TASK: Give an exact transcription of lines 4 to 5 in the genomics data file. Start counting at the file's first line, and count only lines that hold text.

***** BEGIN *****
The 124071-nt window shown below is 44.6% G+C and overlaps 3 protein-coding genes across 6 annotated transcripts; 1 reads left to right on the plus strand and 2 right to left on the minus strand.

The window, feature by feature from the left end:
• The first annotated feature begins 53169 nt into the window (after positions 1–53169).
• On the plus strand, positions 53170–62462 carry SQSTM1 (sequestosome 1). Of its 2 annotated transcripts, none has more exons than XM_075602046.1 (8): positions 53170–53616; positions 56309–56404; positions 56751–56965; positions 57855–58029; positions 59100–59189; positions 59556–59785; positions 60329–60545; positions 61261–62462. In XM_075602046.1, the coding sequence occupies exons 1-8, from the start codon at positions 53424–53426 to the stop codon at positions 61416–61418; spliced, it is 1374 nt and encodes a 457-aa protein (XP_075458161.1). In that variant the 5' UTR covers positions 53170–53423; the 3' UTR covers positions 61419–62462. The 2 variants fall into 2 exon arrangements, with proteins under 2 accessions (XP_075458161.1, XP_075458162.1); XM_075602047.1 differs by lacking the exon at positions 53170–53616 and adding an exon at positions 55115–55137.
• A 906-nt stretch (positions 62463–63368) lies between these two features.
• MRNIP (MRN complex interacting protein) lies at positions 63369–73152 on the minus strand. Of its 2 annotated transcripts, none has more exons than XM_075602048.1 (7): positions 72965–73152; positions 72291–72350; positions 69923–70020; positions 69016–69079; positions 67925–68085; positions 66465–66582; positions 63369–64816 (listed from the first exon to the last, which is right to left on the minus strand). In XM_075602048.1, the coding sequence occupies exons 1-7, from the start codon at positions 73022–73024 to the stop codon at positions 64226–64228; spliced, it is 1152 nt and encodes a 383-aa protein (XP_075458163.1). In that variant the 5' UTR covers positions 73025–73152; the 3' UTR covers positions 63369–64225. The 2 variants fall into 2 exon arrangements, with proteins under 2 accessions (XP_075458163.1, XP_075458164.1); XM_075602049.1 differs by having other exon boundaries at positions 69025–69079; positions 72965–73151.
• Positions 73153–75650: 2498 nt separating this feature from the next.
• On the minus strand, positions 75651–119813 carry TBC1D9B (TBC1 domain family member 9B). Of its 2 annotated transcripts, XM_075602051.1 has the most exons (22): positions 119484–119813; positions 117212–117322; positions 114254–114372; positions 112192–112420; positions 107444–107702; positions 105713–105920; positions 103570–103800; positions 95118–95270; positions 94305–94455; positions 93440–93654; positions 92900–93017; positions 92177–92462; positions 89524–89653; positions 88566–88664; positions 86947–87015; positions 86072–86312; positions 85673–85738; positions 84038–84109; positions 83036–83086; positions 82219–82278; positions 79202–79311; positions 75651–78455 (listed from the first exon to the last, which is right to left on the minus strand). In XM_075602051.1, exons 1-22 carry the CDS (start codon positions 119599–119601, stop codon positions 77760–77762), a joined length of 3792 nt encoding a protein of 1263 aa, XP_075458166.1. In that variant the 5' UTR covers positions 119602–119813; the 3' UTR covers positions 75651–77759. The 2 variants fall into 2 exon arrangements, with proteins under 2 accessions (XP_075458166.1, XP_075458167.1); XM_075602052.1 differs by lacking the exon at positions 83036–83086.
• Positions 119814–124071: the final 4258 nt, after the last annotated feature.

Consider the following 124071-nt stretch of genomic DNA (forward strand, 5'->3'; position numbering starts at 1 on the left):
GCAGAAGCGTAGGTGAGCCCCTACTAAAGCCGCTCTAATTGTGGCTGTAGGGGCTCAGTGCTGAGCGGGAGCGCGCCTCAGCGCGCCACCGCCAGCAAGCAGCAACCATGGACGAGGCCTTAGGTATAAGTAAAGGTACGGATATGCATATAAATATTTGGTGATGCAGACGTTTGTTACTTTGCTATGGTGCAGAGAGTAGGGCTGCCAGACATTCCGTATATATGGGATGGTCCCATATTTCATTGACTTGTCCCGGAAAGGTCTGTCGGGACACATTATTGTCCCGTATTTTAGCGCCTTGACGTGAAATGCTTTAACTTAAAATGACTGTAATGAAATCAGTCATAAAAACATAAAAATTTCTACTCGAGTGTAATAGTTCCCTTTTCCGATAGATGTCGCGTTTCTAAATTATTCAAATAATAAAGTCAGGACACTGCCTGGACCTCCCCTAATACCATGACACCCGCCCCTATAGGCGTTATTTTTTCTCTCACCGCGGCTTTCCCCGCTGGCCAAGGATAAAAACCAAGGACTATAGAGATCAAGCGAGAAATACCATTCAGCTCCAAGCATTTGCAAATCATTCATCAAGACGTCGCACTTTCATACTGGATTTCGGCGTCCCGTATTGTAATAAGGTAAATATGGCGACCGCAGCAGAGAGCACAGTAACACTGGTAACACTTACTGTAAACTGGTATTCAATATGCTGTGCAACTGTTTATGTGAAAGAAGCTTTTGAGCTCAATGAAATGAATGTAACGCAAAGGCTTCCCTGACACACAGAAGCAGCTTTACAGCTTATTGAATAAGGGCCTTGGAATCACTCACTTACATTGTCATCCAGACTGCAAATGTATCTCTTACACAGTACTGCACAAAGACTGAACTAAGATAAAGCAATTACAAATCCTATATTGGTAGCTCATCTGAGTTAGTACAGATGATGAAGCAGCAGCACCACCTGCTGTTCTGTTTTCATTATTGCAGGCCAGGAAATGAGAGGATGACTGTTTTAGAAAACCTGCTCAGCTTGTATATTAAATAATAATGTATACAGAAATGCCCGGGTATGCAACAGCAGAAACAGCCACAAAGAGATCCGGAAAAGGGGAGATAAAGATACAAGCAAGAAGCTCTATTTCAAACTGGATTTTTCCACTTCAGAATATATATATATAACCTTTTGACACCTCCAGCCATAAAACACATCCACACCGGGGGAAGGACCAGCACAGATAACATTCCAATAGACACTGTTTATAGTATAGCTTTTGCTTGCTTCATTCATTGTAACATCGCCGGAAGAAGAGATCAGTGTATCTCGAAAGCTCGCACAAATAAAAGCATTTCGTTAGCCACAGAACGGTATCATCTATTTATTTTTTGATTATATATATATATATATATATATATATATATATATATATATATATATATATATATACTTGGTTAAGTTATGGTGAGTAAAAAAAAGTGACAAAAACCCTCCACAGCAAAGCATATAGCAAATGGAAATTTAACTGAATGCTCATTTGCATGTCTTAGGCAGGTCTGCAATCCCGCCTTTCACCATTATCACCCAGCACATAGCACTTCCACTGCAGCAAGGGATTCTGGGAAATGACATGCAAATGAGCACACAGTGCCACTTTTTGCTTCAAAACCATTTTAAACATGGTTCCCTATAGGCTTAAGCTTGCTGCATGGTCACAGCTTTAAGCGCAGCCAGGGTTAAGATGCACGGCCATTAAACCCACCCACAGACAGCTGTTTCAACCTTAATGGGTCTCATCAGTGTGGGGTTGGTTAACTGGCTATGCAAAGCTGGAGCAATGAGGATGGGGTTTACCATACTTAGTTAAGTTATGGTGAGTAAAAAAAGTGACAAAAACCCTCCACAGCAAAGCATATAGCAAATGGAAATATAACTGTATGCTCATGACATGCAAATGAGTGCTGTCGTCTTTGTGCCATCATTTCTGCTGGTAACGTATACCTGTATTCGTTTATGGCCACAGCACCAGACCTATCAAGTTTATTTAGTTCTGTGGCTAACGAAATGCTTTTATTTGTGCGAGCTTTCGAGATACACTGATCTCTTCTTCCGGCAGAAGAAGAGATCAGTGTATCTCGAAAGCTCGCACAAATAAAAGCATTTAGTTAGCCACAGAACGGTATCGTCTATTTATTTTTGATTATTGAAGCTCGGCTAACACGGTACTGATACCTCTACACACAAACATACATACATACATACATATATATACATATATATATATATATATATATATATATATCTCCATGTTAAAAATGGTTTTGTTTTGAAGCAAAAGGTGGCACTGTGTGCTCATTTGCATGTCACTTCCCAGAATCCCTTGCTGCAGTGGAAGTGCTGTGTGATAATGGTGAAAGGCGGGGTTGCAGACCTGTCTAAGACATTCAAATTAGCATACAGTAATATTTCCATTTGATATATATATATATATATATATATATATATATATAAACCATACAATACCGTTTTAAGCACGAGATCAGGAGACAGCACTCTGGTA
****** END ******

• On the plus strand, positions 53170–62462 carry SQSTM1 (sequestosome 1). Of its 2 annotated transcripts, none has more exons than XM_075602046.1 (8): positions 53170–53616; positions 56309–56404; positions 56751–56965; positions 57855–58029; positions 59100–59189; positions 59556–59785; positions 60329–60545; positions 61261–62462. In XM_075602046.1, the coding sequence occupies exons 1-8, from the start codon at positions 53424–53426 to the stop codon at positions 61416–61418; spliced, it is 1374 nt and encodes a 457-aa protein (XP_075458161.1). In that variant the 5' UTR covers positions 53170–53423; the 3' UTR covers positions 61419–62462. The 2 variants fall into 2 exon arrangements, with proteins under 2 accessions (XP_075458161.1, XP_075458162.1); XM_075602047.1 differs by lacking the exon at positions 53170–53616 and adding an exon at positions 55115–55137.
• A 906-nt stretch (positions 62463–63368) lies between these two features.